# Does the distribution $\log(1 + x^{-2}) / 2\pi$ have a name?

I ran across this density the other day. Has someone given this a name?

$f(x) = \log(1 + x^{-2}) / 2\pi$

The density is infinite at the origin and it also has fat tails. I saw it used as a prior distribution in a context where many observations were expected to be small, though large values were expected as well.

• out of curiousity, have you got a citation for the source where you saw this originally?
– JMS
Commented Feb 10, 2011 at 20:49
• JMS: "The horseshoe estimator for sparse signals" by Carvalho, Polson, and Scott. I saw it as a preprint, but it may have been published in Biometrika by now. They don't exactly use this prior, but the density above is an approximation to a special case of their prior. Commented Feb 10, 2011 at 21:11
• It's been published: dx.doi.org/10.1093/biomet/asq017. Commented Feb 15, 2011 at 15:39
• Which special case are you approximating? I've read it, but can't really relate your expression to the expressions given in the paper...? Commented Feb 15, 2011 at 15:44
• @fabians: The case I had in mind was sigma^2 = tau^2 = 1 in Theorem 1. It says the horseshoe density is bounded above and below by multiples of log(1 + c/x^2). So maybe the distribution I mentioned above is more of a simplification of the horseshoe density than an approximation. Commented Feb 16, 2011 at 13:54

Indeed, even the first moment does not exist. The CDF of this distribution is given by

$$F(x) = 1/2 + \left(\arctan(x) - x \log(\sin(\arctan(x)))\right)/\pi$$

for $x \ge 0$ and, by symmetry, $F(x) = 1 - F(|x|)$ for $x \lt 0$. Neither this nor any of the obvious transforms look familiar to me. (The fact that we can obtain a closed form for the CDF in terms of elementary functions already severely limits the possibilities, but the somewhat obscure and complicated nature of this closed form quickly rules out standard distributions or power/log/exponential/trig transformations of them. The arctangent is, of course, the CDF of a Cauchy (Student $t_1$) distribution, exhibiting this CDF as a (substantially) perturbed version of the Cauchy distribution, shown as red dashes.)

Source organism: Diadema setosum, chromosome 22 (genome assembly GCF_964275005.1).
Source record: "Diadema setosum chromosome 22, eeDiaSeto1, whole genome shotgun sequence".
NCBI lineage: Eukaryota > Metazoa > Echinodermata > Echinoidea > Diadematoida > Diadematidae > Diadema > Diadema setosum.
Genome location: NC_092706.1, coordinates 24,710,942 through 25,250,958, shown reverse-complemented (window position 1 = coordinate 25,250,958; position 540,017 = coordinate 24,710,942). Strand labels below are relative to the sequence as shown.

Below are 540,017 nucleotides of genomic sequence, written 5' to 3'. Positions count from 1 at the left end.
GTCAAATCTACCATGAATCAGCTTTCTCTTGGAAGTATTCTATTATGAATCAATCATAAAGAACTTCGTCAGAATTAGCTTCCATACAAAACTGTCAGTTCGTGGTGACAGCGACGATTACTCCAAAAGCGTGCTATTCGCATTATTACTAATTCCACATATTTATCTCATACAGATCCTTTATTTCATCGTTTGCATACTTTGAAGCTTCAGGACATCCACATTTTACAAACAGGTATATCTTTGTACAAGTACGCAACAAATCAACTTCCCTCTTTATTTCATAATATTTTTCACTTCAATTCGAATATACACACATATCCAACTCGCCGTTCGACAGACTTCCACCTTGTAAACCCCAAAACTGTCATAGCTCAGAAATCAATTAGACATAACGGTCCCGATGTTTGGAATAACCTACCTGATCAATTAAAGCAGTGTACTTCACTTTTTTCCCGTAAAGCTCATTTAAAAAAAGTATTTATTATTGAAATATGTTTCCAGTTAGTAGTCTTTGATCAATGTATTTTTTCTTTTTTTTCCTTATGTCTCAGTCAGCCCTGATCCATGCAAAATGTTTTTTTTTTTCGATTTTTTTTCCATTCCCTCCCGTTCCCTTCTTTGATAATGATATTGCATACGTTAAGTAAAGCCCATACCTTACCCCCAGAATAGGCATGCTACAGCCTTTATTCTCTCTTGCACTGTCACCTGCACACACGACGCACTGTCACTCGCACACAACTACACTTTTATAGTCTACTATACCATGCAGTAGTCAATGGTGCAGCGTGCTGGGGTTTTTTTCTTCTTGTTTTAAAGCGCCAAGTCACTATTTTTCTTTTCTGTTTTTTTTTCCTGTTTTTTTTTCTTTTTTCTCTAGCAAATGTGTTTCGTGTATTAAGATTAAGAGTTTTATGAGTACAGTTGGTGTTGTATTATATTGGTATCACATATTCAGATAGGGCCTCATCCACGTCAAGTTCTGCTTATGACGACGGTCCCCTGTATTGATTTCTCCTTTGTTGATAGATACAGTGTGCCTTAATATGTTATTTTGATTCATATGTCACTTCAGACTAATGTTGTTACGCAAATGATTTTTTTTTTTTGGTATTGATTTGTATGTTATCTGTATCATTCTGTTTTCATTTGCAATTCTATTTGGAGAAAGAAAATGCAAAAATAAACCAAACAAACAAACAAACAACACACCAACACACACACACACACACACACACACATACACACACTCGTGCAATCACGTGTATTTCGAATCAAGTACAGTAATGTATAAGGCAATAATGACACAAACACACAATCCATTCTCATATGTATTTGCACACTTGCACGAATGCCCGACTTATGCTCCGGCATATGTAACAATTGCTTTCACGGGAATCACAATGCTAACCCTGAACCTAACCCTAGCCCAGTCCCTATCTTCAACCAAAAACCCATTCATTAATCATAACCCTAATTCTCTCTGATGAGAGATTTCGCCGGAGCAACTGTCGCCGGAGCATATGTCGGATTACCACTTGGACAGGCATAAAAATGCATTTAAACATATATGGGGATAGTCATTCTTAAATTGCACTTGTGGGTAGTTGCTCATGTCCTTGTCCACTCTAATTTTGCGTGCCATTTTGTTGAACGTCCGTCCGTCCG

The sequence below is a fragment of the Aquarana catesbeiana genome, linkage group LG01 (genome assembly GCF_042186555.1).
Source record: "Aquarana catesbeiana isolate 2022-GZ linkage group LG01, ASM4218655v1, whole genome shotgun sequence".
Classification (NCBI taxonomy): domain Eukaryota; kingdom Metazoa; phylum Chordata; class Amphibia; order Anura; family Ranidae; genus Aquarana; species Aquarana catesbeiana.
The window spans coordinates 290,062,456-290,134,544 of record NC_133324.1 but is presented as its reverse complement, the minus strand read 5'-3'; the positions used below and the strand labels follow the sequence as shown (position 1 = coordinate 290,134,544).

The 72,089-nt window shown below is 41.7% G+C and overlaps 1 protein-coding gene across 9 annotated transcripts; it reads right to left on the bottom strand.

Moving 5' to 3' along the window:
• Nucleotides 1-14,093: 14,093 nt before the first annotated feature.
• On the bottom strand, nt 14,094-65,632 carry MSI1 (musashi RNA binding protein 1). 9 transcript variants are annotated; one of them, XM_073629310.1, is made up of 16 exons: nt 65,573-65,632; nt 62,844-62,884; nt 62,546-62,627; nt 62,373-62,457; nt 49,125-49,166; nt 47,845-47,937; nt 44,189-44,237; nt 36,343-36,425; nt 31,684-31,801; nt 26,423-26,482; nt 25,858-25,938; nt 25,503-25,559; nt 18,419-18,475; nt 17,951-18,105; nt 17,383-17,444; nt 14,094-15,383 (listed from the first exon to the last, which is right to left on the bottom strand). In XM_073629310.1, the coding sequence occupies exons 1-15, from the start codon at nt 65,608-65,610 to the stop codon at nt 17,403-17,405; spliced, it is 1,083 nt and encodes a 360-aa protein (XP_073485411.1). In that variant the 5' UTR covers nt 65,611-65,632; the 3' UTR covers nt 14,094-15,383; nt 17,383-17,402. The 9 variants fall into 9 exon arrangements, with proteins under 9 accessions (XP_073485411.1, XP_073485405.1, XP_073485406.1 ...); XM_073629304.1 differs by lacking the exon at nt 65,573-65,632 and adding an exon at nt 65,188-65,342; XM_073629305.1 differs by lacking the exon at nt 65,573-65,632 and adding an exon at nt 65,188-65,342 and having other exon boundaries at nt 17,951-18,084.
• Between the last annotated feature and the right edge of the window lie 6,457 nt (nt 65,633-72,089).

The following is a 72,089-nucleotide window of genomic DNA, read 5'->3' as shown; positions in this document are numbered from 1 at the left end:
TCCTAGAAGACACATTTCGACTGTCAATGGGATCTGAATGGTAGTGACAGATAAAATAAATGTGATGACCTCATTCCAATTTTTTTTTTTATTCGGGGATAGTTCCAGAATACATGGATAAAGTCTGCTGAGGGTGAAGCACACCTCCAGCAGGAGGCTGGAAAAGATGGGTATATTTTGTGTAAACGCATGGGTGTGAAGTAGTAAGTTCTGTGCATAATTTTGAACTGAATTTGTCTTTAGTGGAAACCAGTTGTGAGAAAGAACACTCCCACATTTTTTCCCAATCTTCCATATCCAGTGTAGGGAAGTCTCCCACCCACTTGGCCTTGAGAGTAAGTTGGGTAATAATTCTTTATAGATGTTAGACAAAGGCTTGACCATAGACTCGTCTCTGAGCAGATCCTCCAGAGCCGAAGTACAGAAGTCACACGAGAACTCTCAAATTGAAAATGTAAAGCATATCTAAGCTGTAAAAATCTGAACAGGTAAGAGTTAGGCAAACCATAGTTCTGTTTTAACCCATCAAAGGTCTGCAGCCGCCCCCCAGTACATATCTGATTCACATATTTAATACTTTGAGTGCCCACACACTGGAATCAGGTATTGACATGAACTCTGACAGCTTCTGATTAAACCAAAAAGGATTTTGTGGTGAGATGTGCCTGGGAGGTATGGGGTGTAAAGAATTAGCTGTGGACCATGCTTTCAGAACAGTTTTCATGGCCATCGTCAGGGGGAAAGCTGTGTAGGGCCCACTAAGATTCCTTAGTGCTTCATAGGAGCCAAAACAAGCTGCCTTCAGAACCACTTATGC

• @whuber, note that $-2\log(\sin(\mathrm{arctan}(x))) = \log(1+x^{-2})$, which relates the form of the cdf closer to that of the pdf. It's also interesting to note that this pdf is asymptotic to one-half the pdf of a standard Cauchy. So, the main reason for its use would seem to have to be for its behavior around 0. Commented Feb 10, 2011 at 3:41
• @whuber, though I think I see where you are coming from with regard to your statement about cdfs having closed forms (hint: Louiville), I would urge caution with that remark. The Cauchy distribution itself is a "counterexample" in that respect. Commented Feb 10, 2011 at 3:54
• @cardinal I do not understand the point of your remark about the Cauchy distribution. I am only using the form of the CDF as a heuristic for narrowing searches and as a target for searches. The CDF is a little more convenient than the PDF because it is easier to see how it will change when the variable is transformed. And yes, the relationship you noted is clear, but I chose to write the CDF in this form because of the presence of the arctangent in the other term (which suggests the substitution x = tan(u)).
– whuber
Commented Feb 10, 2011 at 5:47
• @whuber, well perhaps I would have been better off asking for clarification rather than assuming. What was your point regarding your comment that a closed form cdf severely limits the possibilities? Commented Feb 10, 2011 at 12:27
• @cardinal I am performing a wide search in the sense of finding a named (or heretofore studied) distribution $G$ and a relatively simple re-expression $y$ (such as a power or logarithm etc.) such that $y(X)$ has cdf $G$ iff $X$ has pdf $f$. If a distribution has been studied before, then it's highly likely its CDF has been obtained and, if it can be written in closed form, that form has also been published. Therefore we need only look for functional forms $G$ that look like $u - \tan(u)\log(\sin(u))$ with $u = u(x)$. Know of any?
– whuber
Commented Feb 10, 2011 at 13:54

Perhaps not.

I could not find it in this fairly extensive list of distributions:

Leemis and McQuestion 2008 Univariate Distribution Relationships. American Statistician 62(1) 45:53